Raines Stays Cool Under Fire

Fannie Mae CEO says cooperation with regulators is not admission of guilt

Franklin Raines has survived another round of scrutiny at Fannie Mae — but not without concessions — as the nation’s largest source of financing for home mortgages has its accounting practices investigated. In an October congressional hearing, CEO Raines deflected allegations made by the Office of Federal Housing Enterprise Oversight (OFHEO) that his company engaged in accounting improprieties that hid earnings volatility, disregarded accounting standards, and in one case, secured $3 million in bonuses for Raines and his predecessor, James A. Johnson.

“We take this report seriously,” Raines told members of the House Subcommittee on Capital Markets, Insurance, and Government Sponsored Enterprises.

Republican and Democratic lawmakers sparred over the 200-page report, released by OFHEO Director Armando Falcon Jr. The report charged that there are “serious safety and soundness concerns,” about how Fannie Mae executives have been running the enterprise.

Shortly after the report was released, and after its stock dropped 15%, Fannie Mae agreed to raise its core capital level. The report suggests that capital may have been overstated by as much as $7.5 billion. Last year, OFHEO increased the minimum capital requirement for Fannie Mae’s competitor, Freddie Mac, by 30%. Both are government-chartered but publicly traded companies that buy mortgage loans from lenders, providing the lenders with funds to make new home loans.

Also following the report, the Securities and Exchange Commission upgraded its informal investigation to a formal one, allowing federal regulators to subpoena company documents and to require the testimony of company executives and employees, and Fannie Mae announced a decision to delay its third quarter earnings report.

During the hearing, Fannie Mae’s former financial accounting manager emerged as the whistleblower. Roger Barnes claimed he was forced out of the company in October of 2003 for what he described as a work environment that had grown hostile.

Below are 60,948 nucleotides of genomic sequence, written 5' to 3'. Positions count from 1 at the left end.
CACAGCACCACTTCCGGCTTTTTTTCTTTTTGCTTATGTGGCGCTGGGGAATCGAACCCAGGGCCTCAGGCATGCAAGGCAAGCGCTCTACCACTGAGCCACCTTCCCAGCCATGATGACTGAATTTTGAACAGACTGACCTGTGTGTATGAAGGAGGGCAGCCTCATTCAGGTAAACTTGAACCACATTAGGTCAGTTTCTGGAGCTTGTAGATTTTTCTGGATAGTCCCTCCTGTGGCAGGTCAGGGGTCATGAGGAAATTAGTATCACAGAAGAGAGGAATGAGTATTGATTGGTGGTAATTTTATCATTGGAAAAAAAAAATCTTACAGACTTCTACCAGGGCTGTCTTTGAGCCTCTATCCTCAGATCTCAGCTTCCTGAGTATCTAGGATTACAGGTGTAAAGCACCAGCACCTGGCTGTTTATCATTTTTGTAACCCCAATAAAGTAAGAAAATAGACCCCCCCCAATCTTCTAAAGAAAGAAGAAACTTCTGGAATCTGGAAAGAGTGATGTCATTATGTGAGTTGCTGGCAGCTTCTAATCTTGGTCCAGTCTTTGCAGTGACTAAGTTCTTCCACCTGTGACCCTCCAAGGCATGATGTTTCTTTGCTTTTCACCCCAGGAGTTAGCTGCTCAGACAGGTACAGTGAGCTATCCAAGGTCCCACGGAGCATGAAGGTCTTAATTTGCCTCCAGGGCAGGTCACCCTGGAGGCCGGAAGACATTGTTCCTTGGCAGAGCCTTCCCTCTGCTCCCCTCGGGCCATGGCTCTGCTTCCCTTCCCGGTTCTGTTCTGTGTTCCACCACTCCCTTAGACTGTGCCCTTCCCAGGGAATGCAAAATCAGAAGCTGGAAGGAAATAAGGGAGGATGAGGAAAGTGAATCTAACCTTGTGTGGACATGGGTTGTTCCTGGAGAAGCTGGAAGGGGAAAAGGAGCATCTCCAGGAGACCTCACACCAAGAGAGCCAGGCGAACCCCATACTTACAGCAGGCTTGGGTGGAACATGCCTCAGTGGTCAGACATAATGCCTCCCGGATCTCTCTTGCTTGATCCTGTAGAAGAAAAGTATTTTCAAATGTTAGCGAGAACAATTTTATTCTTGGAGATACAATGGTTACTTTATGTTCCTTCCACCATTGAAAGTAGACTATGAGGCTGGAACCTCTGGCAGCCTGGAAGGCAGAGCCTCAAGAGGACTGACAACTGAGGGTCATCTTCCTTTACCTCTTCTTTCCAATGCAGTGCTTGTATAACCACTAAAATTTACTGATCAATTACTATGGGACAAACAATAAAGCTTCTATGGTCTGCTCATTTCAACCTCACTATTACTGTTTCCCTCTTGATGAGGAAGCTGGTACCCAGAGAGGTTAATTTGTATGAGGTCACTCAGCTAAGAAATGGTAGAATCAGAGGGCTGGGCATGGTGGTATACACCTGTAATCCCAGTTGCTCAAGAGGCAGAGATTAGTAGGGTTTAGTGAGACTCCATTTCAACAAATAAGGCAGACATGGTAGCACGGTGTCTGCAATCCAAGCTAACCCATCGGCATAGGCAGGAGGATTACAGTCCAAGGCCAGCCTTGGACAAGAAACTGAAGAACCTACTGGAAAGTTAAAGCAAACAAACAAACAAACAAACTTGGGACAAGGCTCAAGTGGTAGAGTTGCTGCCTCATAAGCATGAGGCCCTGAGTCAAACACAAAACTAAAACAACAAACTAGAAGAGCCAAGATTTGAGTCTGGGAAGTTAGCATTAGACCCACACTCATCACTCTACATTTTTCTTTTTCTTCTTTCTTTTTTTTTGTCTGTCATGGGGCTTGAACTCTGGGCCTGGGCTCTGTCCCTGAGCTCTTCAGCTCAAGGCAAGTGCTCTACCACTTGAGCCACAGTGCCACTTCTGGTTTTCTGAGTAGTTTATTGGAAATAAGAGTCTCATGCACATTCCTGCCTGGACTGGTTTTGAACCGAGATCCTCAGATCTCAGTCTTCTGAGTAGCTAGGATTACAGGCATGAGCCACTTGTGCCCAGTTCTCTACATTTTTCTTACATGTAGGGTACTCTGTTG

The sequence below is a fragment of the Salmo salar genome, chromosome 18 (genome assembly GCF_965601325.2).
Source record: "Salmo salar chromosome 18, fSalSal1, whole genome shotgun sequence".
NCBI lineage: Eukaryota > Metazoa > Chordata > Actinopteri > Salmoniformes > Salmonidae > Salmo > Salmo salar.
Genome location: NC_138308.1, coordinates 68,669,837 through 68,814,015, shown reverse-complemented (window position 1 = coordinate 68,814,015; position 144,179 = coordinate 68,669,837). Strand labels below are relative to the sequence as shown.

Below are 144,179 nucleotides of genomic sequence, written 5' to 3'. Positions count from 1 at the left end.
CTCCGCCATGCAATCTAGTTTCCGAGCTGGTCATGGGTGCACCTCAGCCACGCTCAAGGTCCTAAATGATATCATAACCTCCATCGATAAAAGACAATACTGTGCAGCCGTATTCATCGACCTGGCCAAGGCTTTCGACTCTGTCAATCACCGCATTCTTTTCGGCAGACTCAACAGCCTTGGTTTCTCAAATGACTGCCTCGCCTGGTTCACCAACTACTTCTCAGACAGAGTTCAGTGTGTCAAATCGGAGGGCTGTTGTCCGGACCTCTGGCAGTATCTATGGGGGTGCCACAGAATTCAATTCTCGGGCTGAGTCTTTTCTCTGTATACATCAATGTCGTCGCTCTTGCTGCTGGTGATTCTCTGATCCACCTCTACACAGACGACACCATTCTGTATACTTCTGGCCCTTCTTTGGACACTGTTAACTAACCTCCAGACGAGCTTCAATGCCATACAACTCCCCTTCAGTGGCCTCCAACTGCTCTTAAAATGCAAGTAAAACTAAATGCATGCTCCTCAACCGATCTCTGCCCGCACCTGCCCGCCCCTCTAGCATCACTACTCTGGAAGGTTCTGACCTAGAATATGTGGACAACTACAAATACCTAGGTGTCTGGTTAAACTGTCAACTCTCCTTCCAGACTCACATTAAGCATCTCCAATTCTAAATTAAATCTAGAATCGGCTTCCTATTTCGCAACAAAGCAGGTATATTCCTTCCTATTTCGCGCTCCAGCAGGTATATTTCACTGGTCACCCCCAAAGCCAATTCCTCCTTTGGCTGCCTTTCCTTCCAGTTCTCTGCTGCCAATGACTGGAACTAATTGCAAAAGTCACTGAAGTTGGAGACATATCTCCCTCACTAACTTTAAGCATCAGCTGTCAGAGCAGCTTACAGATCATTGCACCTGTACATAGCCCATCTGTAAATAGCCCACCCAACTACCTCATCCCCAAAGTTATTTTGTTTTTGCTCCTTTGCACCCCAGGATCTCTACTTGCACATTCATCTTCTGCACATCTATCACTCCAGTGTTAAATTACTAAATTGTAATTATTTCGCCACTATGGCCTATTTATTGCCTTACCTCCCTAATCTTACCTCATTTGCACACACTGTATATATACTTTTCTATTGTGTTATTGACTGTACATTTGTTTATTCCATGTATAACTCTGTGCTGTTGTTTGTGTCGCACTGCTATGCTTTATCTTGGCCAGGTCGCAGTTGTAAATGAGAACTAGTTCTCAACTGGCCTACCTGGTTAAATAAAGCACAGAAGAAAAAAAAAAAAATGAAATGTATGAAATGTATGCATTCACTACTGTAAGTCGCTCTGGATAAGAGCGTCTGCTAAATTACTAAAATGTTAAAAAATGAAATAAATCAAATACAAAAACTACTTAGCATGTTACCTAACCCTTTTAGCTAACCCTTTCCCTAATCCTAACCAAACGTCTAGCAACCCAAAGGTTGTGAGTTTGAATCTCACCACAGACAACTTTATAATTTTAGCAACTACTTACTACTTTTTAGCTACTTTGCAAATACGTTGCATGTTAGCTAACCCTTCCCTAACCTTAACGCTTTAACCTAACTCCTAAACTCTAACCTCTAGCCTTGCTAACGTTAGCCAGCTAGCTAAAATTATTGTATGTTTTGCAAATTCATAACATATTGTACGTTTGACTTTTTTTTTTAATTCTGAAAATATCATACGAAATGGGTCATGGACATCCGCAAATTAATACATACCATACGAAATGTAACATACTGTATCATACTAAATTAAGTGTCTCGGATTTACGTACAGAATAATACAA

“Fannie Mae espouses a policy of adherence to good corporate governance. … The reality, however, is far different,” Barnes claimed in a 25-page written testimony. “The atmosphere and culture … is one of intimidation, restraint of dissenting opinions, and pressure to be part of the ‘team.’”

Barnes alleged that beginning in 1999, he had alerted management that Fannie Mae’s accounting practices violated the industry’s generally accepted accounting principles, specifically Financial Accounting Standard 91. Barnes claimed he “repeatedly advised management that it appeared that AIMS [the company's amortization integrated modeling system] had been designed and employed to manipulate the level of income reported by Fannie Mae in its earnings statement and other public filings.”

In July, BLACK ENTERPRISE reported that the Bush administration wanted the Treasury Department to have final authority over Fannie Mae products, capital levels, and liquidation in a crisis. Federal Reserve Chairman Alan Greenspan asked Congress to place limitations on Fannie Mae and Freddie Mac, fearing that because the lenders had experienced so much growth, an accounting mishap could result in major economic crisis. Over the past decade, Fannie Mae has increased mortgage holdings nearly five times to today’s $895 billion. Yet, with its $989.3 billion in total assets (as of June 30), the nation’s second-largest financial

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